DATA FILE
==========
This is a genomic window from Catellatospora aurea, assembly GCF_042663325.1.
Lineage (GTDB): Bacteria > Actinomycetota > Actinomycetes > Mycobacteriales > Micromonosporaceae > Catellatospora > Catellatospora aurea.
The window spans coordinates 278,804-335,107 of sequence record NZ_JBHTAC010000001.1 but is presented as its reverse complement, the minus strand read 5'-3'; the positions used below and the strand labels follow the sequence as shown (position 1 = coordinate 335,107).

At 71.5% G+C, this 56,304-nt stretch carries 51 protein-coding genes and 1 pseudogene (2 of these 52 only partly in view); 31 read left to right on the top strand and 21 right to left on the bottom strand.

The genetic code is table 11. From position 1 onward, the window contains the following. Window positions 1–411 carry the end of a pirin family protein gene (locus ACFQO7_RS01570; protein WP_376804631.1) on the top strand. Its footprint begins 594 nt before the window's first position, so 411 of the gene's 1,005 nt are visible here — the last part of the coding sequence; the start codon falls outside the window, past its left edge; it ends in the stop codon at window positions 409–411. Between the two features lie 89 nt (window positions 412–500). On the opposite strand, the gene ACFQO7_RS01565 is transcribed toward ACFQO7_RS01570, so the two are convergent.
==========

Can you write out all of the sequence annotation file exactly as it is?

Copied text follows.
This is a genomic window from Catellatospora aurea, assembly GCF_042663325.1.
Lineage (GTDB): Bacteria > Actinomycetota > Actinomycetes > Mycobacteriales > Micromonosporaceae > Catellatospora > Catellatospora aurea.
The window spans coordinates 278,804-335,107 of sequence record NZ_JBHTAC010000001.1 but is presented as its reverse complement, the minus strand read 5'-3'; the positions used below and the strand labels follow the sequence as shown (position 1 = coordinate 335,107).

At 71.5% G+C, this 56,304-nt stretch carries 51 protein-coding genes and 1 pseudogene (2 of these 52 only partly in view); 31 read left to right on the top strand and 21 right to left on the bottom strand.

The genetic code is table 11. From position 1 onward, the window contains the following. Window positions 1–411 carry the end of a pirin family protein gene (locus ACFQO7_RS01570; protein WP_376804631.1) on the top strand. Its footprint begins 594 nt before the window's first position, so 411 of the gene's 1,005 nt are visible here — the last part of the coding sequence; the start codon falls outside the window, past its left edge; it ends in the stop codon at window positions 409–411. Between the two features lie 89 nt (window positions 412–500). On the opposite strand, the gene ACFQO7_RS01565 is transcribed toward ACFQO7_RS01570, so the two are convergent.